So it has a heater element in it, cool. It plugs in, take another picture from the other side. I'm always trying to see what others are using. I use a propane BBQ and let it sit at low over night. I used to be able to use that BBQ but I don't feel so bad because I got it for free.
Does it matter which way the oil flows past the element? I'm assuming it doesn't, but you never know if one way works better than another. I'm going out on a limb saying you've got less than $25 in the entire heater. I like that simple design.
FTE Arkansas chapter member
1972 Ranchero GT (351C CobraJet intake)
2001 Explorer XLT 2WD
2004 F250 6.0L 2WD CC "Pavement Princess"
2007 Monaco Starwood SL 31BHD
2012 Focus SEL (Wife's ride)
I have the flow going FROM the elbo TO the T with the element in it. I did it this way so I could mount the heater horizontal with it a little lower at the element to avoid an air pocket that would greatly shorten the element life, mounted in this way the element is always completely submerged even when the pump is shut off. the only draw back is the houseing will collect a small amount of glycerol so after draining your reactor of glycerol run the pump for a second or two to clear the housing. this is not my design but it is a great one that works well. the oil must be circulated through the heater while it is on or I don't know what will happen but it can't be good. I have my heater wired in with the pump so one will not run without the other. you're close I think element and all it might have been 40.00, I used all black steel pipe instead of galvanized..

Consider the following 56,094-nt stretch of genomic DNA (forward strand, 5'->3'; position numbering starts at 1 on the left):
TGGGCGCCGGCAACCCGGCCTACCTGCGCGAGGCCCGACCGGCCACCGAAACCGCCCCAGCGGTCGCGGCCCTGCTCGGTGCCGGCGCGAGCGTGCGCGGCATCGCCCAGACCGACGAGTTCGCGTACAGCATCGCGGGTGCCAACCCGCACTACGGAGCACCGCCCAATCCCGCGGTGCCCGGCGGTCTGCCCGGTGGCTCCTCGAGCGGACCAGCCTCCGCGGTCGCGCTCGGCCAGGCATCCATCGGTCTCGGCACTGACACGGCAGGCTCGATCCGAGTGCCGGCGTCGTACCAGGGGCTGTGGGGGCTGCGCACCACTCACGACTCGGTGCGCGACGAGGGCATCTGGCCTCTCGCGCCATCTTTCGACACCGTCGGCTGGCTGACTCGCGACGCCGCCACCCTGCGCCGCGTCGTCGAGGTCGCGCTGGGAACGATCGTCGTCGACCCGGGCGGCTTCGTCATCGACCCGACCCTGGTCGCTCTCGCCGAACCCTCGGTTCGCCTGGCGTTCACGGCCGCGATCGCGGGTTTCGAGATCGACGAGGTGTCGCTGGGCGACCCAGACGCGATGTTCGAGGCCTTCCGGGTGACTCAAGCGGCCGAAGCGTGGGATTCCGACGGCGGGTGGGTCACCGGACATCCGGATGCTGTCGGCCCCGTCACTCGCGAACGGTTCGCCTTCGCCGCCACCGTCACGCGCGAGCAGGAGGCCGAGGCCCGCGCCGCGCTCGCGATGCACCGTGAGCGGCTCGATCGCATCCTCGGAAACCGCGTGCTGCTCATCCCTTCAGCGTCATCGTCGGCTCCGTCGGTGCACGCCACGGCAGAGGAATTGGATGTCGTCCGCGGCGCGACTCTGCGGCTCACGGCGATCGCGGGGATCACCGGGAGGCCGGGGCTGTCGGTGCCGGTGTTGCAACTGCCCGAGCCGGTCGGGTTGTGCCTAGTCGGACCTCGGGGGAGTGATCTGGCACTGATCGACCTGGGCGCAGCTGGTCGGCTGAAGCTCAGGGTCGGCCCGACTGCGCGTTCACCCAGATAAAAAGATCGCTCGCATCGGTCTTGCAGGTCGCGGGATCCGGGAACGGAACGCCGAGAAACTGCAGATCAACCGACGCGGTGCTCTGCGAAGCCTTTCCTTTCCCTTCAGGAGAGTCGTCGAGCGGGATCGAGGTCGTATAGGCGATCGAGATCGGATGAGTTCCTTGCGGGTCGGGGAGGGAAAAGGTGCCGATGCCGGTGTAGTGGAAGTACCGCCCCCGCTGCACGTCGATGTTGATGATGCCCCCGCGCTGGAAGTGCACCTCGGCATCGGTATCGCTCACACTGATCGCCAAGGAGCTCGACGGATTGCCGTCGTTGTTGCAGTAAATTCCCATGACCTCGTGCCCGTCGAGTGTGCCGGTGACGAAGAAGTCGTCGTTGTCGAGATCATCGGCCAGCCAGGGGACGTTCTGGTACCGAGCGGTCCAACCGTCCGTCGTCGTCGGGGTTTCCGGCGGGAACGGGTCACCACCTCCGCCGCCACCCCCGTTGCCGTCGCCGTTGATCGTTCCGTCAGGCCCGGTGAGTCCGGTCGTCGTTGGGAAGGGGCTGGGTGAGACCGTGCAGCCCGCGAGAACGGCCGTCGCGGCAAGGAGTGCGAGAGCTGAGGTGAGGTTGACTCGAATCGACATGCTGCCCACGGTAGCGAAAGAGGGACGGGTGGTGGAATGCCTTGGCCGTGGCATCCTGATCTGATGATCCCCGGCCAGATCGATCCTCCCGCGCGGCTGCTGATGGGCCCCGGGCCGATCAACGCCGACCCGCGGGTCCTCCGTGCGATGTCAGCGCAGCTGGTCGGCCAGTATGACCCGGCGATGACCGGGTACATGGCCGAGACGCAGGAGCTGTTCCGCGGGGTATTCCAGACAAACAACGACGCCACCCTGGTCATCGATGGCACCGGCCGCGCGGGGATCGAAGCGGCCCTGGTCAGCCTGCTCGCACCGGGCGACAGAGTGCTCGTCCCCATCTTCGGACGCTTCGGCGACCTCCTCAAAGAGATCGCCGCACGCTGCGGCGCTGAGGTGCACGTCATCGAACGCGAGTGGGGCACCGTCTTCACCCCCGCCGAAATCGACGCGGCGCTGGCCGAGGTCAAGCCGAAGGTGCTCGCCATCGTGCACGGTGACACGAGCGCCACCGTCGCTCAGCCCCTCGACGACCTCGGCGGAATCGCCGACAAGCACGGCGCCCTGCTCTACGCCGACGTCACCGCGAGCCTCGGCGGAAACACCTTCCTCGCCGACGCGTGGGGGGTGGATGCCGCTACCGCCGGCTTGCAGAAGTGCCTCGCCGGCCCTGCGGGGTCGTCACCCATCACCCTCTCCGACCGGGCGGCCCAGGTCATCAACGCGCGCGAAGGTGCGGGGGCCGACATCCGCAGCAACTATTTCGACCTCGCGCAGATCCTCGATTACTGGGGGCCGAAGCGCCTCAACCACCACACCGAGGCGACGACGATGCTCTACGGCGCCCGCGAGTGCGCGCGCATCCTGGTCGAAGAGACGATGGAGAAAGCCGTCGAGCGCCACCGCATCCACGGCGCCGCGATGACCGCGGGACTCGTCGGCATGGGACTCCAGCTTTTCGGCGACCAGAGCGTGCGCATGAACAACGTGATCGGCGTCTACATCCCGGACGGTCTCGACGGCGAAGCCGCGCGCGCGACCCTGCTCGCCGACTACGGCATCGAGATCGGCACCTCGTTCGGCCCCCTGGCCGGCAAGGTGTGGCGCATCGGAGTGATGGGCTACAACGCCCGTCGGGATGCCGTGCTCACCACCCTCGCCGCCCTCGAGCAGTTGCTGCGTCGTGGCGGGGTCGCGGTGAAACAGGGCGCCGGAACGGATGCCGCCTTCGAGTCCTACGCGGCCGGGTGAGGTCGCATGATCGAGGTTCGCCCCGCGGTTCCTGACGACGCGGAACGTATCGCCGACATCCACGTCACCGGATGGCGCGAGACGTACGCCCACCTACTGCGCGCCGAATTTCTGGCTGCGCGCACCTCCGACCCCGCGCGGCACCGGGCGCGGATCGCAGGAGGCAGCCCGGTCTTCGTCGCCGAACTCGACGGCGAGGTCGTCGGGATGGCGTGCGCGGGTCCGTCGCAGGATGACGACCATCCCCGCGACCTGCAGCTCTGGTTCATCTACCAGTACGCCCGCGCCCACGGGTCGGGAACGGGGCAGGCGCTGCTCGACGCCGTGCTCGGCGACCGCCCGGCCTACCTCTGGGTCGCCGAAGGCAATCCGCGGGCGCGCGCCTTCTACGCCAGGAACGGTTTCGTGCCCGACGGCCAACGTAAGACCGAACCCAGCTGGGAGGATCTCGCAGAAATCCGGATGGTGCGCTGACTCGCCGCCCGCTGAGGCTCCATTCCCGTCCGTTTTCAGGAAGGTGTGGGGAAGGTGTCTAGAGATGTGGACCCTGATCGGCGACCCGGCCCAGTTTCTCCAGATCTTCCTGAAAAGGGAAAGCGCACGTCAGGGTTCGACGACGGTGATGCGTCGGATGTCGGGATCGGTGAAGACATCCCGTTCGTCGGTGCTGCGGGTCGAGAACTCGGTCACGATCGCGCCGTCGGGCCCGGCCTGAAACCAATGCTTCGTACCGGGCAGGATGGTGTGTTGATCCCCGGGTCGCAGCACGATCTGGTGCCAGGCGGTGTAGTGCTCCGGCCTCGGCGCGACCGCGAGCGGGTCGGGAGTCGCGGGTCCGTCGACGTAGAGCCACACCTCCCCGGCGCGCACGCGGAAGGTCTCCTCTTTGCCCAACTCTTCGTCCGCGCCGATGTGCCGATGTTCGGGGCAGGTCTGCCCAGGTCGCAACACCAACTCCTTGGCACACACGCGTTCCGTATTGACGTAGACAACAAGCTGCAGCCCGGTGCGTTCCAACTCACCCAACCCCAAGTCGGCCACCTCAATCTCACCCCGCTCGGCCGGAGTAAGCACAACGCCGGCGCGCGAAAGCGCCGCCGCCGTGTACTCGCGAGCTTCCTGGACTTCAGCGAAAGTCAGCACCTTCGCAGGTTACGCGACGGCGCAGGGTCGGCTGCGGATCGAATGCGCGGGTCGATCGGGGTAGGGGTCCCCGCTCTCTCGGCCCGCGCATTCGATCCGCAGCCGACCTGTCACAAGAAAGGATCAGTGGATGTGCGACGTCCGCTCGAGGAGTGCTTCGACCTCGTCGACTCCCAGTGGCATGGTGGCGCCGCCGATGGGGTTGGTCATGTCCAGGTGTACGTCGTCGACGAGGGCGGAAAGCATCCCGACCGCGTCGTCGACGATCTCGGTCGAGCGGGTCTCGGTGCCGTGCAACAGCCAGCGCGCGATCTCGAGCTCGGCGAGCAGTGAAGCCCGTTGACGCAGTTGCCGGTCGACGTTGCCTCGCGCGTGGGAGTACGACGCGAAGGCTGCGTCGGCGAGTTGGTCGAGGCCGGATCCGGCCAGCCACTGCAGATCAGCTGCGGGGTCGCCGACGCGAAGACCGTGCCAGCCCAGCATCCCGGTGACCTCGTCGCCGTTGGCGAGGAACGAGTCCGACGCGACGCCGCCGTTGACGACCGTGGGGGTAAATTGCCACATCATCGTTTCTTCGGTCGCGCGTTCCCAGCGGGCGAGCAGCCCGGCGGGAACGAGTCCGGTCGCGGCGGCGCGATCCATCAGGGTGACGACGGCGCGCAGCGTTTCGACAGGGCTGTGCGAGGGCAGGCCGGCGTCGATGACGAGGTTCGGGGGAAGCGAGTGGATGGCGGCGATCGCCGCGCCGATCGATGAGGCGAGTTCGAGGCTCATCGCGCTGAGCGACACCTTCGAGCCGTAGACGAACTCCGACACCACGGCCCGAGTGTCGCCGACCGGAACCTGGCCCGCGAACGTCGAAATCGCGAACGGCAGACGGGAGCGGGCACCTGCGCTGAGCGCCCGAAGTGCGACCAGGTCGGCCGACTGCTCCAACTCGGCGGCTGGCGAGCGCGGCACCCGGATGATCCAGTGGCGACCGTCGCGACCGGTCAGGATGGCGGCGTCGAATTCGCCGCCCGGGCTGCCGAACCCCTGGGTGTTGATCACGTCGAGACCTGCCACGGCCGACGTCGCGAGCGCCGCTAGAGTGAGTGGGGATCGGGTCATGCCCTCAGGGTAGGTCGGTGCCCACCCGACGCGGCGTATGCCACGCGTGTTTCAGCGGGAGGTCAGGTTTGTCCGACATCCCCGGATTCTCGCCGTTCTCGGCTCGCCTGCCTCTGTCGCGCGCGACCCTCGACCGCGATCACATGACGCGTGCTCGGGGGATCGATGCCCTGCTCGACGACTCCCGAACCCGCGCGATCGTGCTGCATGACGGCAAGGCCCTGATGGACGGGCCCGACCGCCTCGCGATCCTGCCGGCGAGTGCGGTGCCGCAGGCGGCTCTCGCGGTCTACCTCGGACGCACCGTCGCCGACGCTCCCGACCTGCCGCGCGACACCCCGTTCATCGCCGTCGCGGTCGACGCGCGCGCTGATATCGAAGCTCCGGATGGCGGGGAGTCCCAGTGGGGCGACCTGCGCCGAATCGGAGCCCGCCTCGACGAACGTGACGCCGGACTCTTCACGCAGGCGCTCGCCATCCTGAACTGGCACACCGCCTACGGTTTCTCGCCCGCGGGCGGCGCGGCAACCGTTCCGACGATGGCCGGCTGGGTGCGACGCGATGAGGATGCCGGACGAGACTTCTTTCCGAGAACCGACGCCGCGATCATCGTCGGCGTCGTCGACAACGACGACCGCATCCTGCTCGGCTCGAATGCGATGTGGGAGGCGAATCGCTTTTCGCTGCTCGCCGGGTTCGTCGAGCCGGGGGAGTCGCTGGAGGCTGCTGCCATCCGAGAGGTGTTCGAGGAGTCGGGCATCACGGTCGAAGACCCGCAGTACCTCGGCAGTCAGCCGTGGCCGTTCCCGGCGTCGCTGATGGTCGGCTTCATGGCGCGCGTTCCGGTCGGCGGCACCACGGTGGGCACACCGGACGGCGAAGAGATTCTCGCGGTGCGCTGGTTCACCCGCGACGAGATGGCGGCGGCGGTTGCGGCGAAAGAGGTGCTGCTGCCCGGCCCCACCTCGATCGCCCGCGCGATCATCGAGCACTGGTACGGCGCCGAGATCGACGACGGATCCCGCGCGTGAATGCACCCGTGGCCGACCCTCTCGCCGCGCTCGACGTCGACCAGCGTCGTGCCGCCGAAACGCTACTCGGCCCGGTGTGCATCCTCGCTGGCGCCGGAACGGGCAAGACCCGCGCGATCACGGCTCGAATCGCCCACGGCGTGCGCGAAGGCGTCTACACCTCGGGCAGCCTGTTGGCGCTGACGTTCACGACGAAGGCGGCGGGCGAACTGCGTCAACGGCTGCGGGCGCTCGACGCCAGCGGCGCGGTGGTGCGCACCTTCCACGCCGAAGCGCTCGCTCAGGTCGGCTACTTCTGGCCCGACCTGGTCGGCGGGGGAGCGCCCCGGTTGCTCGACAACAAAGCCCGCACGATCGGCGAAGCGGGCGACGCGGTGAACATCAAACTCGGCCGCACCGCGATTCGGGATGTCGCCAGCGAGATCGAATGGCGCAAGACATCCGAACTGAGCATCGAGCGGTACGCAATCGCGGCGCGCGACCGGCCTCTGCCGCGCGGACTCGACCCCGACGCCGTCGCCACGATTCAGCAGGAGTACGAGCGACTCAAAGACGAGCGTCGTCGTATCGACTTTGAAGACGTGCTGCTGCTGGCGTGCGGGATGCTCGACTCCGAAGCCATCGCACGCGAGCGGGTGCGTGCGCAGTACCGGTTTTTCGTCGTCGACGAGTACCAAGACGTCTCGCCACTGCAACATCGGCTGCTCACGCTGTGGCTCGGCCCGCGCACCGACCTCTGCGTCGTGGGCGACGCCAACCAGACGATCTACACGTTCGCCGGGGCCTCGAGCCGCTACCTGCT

2000 F250 been destroked with 5.9 cummins
1990 seven-up mustang
2011 F350 king ranch
Yes, its true galvanizing and VO do not get along well. The galvanizing comes off and the flakes are a wonderful 'oxident' to the VO, rapidly increasing the rate of polymerization. IOW, the 'fuel' won't last as long and will use more filters (due to early-stage poly)...
I have sand-blasted the insides of some galv pipe to remove the offensive coating!
Also, be aware that locallized overheating is possible (due to laminar flow), creating little carbon chunks that must be filtered out. But, since most elements that size are 220v - the wattage is only 1/4 that rating at 110v, so the 4k watt element is prolly OK after all - depending on the flow of oil thru the 'heater'.
I've used a set-up almost just like the pics for over 2 yrs now - with and without a water heater t-stat attached to the pipe. Someone over at DFA forums posted a cool t-stat controlled 'immersion heater' from mcmaster they were using in same fashion. (nice, but looked pricey!)
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